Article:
Then there is the argument, best explained by David Roberts in Grist, that states should be able to comply with EPA rules using flexible approaches, but EPA cannot consider these opportunities.

EPA wants to allow states to reduce emissions not only by cleaning up individual power plants, but also by encouraging energy efficiency and other system wide reforms. Critics argue that Section 111(d) of the Clean Air Act allows power companies this kind of flexibility in meeting EPA’s standards once they are set, but that EPA cannot consider such flexibility in setting the standard. Again the courts will decide how the law should be read. But allowing flexibility is clearly good public policy. If inefficiencies in the electric sector are driving up pollution and it’s cheap to clean it up, why shouldn’t state standards reflect that opportunity?

Finally, Peabody Coal hired Harvard constitutional law scholar Lawrence Tribe to thunder that the Clean Power rule will rend the fabric of American society by depriving the states of their autonomy and his client, Peabody, of its property.

This argument is so difficult to make that a lawyer of Tribe’s caliber was clearly needed. (And why Tribe, whose career was built on protecting vulnerable clients like he disabled wrongly deprived of their pension benefits should take Peabody as a client, a company which exploited federal bankruptcy law loopholes to strip thousands of long time workers, many disabled, of health care and pensions is perplexing.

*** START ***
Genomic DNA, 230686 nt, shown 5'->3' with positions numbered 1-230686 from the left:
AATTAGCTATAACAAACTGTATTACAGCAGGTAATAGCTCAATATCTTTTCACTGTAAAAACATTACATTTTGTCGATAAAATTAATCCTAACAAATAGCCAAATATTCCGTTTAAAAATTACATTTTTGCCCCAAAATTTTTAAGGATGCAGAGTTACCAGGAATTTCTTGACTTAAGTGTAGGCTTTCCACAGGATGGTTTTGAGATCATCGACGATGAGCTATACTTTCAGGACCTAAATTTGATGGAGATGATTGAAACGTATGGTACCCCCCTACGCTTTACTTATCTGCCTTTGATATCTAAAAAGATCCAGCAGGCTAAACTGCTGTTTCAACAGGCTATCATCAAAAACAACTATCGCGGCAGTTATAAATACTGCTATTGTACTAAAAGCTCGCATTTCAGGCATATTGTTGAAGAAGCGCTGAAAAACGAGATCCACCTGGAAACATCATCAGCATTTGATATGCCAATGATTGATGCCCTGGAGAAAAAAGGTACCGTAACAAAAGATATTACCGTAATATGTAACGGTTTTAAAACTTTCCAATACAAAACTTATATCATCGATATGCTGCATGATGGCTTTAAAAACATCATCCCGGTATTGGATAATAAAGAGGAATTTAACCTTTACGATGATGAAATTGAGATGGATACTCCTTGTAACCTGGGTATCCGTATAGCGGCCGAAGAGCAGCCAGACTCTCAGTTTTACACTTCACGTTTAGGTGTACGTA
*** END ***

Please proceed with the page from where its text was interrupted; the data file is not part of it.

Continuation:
Fortunately Tribe fails. His brief for Peabody offers standard constitutional principles, but applies them to utterly phantasmagoric facts, perhaps provided by Peabody. Ignoring decades of regulation of power plant pollution, and the signature by three US Presidents on international agreements calling for halting global warming, Tribe begins by claiming that there is an established national policy of favoring coal and leaving its pollutants unregulated. He then argues that the Clean Power Rule upends that policy. It thusrepresents a radical shift in federal policy that upsets settled, investment-backed expectations…”  Therefore the Rule violates the 5th Amendment because it effectively destroys the value of Peabody’s vast coal reserves.

But the rule does not even regulate Peabody. Its only impact will be fewer customers for less coal—but dozens of previous EPA rules have similarly impacted the market for various products, including coal. Tribe bases his 5th amendment taking claim on an allegation that the Clean Power Rule’s “intent” is to shut down all coal usage in the U.S.—which is perfectly preposterous, whatever I and climate scientists might like EPA to do. The rule will leave plenty of coal plants up, running and interested in Peabody’s coal—if the price is right.